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Wednesday, 4 December 1974
Page: 3152


Senator DEVITT (Tasmania) - I wish to address a few comments to the Income Tax Bill 1974 and particularly -


Senator Bonner - Senator Missenshould have been given the call.

The ACTING DEPUTY PRESIDENT (Senator McAuliffe)- Senator Bonner, I have given the call to Senator Devitt. The practice in this chamber has been that the Whips usually give to the Chair the names of the speakers to be called. Whilst it is not binding on the Chair it has always been used as a guide to the Chair. Senator Missen 's name is not on the list. You interjected to suggest that I should not have given the call to Senator Devitt. Senator Devitt 's name is on the list supplied and Senator Missen 's name is not. I am following the practice established in this chamber for some time. Senator Devitt has been correctly called.


Senator DEVITT - Mr Acting Deputy President,the Bill before us is the Income Tax Bill 1974. 1 want to address my comments to a point made at some length by Senator Greenwood. I want to speak about it because the subject he raised has a particular relevance to the whole of the Australian community. I suggest it has a particular relevance to the members of the Australian Labor Party who now sit in government on this side of the chamber. We would be displaying a dereliction of duty to the name and honour of a very great man if we remained silent without answering things said here tonight. I feel a deep sense of obligation to that great Australian, John Curtin, whose name was raised tonight in connection with the proposal of the nation, not necessarily the proposal of the Australian Labor Party or the government of the day but the people of Australia, to erect a suitable memorial to him.

It will be remembered, Mr Acting Deputy President, that he was the war time leader of this country. He was not the only war time leader but he was the war time leader who had to assume the awful responsibility, that great and crushing responsibility, of conducting this country through a war after his predecessor in office failed, when the defence system of this country was in such a shambles that it had to be revived, resurrected, re-made, so that we could mount the defence of this country. He was the man who saw this country through the most critical period in its history, its darkest hours, in the dark loneliness of the high office of Prime Minister of Australia. It was the first time in the history of this nation that it had come under actual physical attack from its enemies. I think it is significant to remember that he was the man who guided the destinies of this country through that critical period in our history when our own shores were assaulted, when people died on our soil, when we were physically attacked and had to fight back. We needed, if ever we needed it before, the sort of leadership that was provided for this country by that very great Australian, John Curtin.

As I said, the office of Prime Minister was a lonely one but he assumed it and accepted great responsibility after the former Prime Minister and Cabinet of the day failed adequately to discharge their responsibilities to this country. He was the man who stood out against that very great British war time leader, Winston Churchill, and ordered the return to Australia of Australian troops who might otherwise have been engaged in some other part of the world and thereafter the history of this country might have taken a very different turn indeed.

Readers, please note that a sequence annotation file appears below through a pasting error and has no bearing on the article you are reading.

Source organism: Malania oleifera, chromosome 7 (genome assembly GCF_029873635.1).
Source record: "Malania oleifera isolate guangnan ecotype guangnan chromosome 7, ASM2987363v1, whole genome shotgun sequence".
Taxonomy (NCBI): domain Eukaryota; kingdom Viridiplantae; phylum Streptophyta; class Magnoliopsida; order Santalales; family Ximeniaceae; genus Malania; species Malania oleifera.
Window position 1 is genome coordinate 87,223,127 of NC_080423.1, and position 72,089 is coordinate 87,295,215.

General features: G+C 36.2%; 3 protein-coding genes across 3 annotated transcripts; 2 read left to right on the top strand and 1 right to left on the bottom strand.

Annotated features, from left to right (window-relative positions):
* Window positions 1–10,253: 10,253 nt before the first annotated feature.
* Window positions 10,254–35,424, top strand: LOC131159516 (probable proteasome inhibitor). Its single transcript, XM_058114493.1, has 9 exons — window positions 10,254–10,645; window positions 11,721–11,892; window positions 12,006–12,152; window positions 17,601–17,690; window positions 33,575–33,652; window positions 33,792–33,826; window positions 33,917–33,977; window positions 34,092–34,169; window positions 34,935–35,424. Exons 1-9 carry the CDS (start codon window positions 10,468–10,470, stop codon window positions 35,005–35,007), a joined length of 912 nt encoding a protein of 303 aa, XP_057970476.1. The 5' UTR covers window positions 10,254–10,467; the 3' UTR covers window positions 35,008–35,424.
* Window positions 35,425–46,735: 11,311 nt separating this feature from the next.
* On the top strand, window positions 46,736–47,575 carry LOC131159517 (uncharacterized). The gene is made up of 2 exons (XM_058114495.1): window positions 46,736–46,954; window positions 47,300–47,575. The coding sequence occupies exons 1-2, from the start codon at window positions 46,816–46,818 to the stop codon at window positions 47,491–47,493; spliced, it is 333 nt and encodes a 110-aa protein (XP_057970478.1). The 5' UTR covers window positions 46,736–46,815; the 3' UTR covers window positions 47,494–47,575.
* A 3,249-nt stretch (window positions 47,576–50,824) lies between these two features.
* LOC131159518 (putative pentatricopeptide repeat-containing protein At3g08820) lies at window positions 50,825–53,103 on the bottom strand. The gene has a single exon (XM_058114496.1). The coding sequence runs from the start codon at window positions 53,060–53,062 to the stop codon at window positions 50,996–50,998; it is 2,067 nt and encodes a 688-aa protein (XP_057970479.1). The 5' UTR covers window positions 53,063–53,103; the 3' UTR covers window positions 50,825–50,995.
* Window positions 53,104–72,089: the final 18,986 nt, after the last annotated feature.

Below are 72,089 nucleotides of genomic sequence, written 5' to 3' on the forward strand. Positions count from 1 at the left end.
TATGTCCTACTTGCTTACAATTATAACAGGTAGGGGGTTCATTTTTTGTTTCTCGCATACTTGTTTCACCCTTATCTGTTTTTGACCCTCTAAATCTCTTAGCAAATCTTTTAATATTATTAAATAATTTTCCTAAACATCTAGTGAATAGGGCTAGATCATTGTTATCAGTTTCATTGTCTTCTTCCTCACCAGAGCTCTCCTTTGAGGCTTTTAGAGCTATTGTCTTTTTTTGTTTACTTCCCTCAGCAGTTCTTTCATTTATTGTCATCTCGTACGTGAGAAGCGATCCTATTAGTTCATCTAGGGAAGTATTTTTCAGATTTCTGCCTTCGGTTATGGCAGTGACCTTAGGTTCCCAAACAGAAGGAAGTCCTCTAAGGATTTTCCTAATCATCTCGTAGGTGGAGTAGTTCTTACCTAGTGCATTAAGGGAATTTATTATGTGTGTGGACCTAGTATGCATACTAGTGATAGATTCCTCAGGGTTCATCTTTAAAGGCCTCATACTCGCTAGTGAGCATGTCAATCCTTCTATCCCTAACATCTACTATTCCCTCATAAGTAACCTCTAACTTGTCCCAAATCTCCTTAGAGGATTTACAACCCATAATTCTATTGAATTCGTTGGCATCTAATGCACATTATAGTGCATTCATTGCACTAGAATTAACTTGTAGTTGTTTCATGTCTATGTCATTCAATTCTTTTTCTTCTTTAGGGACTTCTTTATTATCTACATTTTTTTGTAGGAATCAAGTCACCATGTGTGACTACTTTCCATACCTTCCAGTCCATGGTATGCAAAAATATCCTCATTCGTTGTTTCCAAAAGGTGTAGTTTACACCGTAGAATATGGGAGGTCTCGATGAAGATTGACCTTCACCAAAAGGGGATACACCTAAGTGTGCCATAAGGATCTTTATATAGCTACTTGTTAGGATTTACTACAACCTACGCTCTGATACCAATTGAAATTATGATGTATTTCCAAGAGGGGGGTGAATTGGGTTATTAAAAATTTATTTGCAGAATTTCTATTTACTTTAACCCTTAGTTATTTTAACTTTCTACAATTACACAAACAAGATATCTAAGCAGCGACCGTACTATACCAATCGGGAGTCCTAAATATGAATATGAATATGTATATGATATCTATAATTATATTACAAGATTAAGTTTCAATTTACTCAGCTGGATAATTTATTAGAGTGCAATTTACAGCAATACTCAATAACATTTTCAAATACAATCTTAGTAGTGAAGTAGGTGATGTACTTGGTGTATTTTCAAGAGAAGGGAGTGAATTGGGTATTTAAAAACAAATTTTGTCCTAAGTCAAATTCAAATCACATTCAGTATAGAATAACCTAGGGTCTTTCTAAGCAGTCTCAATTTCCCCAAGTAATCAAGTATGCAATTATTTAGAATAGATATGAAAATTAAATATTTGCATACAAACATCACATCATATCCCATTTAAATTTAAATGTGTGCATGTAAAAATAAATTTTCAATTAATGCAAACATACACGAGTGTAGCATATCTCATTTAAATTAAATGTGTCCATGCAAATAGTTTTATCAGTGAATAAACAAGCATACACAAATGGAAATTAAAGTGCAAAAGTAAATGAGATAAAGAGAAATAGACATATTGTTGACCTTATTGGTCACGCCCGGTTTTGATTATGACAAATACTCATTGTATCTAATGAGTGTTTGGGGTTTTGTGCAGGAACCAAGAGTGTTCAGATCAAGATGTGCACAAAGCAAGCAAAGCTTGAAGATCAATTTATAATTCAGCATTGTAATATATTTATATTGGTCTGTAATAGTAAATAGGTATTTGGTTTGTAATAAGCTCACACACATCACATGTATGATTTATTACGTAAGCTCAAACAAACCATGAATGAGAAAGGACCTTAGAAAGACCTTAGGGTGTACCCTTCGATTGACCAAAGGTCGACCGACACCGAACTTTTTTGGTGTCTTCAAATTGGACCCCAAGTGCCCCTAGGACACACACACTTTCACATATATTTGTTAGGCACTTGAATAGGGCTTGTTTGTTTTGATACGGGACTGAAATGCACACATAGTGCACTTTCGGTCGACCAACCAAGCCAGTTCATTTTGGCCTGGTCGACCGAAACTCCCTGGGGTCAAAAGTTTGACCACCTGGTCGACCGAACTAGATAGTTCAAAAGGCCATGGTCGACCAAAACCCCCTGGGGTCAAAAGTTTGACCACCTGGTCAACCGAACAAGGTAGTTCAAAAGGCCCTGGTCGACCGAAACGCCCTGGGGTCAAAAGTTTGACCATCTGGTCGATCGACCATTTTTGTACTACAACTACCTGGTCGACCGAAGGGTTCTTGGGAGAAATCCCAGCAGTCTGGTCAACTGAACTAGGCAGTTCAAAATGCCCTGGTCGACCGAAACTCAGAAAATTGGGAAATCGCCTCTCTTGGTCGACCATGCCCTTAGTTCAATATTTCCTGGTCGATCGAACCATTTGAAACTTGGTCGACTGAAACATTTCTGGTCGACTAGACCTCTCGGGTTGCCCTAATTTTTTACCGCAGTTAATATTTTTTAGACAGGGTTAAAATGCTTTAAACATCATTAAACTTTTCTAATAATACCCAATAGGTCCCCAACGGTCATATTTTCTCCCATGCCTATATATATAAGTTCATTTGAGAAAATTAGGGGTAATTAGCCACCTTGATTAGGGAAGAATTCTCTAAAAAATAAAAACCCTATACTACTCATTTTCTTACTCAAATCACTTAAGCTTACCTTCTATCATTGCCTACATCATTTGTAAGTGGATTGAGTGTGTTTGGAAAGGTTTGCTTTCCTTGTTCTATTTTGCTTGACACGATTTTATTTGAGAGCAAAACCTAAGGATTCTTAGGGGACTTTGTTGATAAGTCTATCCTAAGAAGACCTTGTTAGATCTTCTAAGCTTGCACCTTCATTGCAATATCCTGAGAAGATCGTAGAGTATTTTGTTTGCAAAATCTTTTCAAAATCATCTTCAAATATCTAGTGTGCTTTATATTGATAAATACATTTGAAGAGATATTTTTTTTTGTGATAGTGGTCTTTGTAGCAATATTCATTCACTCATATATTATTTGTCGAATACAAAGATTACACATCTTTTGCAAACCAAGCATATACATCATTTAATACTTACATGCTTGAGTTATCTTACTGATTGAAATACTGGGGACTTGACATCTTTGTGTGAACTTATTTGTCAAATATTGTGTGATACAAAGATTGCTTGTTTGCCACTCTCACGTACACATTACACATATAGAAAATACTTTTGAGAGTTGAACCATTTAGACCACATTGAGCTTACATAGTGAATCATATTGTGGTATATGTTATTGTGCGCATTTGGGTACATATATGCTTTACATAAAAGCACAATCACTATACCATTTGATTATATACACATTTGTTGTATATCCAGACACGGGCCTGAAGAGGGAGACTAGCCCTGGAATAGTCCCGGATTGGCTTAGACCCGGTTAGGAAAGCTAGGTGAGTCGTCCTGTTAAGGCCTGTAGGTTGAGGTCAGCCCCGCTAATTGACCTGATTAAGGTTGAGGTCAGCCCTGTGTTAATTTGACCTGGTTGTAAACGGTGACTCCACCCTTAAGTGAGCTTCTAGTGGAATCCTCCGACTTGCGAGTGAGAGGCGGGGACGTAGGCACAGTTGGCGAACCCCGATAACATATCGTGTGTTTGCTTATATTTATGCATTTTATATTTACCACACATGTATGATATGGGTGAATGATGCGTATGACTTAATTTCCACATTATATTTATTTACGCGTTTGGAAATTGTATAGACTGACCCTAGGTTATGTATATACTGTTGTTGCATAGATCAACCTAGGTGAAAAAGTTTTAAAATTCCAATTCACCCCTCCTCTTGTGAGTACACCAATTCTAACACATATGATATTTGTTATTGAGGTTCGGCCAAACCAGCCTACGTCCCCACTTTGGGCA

Have we forgotten so soon the man who sent out that impassioned cry across the world to the United States of America- 'in the name of God and humanity send us aid'? That was the clarion call sent out by this very great man to the nation and to the rest of the world. I want you, Mr Acting Deputy President, and the people listening to me, to remember that this great Australian, John Curtin, like the sailors, soldiers and airmen who marched side by side through that war, many of whom died, also gave his life for his country. He died in the service of this country just as surely as some of our soldiers, sailors and airmen died. I think it is fitting that not only we of the Labor Party should sponsor the erection of a memorial, a monument, a perpetual reminder to this country of one of its greatest sons but also that the people of Australia should join us. That is what is happening. Not only is the sponsorship of this memorial coming from our ranks; it is being supported by every section of the Australian community, all elements of it, just as the community did in the case of the erection of McEwen House which stands as a memorial to another very great Australian, John McEwen.

Why should we not honour this very great Australian by erecting a fitting and lasting memorial? Not only should Australia at large honour him, as Australians have done in many ways throughout the country; we of the Labor Party have a double reason for honouring him. He brought honour and lustre to the name of the Australian Labor Party and to the ranks of the Australian Labor movement. Not only Labor people but little people and significant figures in the land are joined with us to provide a fitting memorial to honour and perpetuate the name of a very great Austraiian. He served his country and he died for it. Surely greater love hath no man than this. Therefore it is beneath contempt to introduce this atmosphere into the present debate. I hope that we forget this whole sorry affair as quickly as possible so that we may appropriately honour the name of a very great Australian. I am sorry that Senator Greenwood is not in the chamber now. We had to cop it from him earlier in the evening. I would very much like to stand in front of him now and say that John Curtin was a man who served his country and gave his life for it. Let no man impugn the name of that very great Australian.







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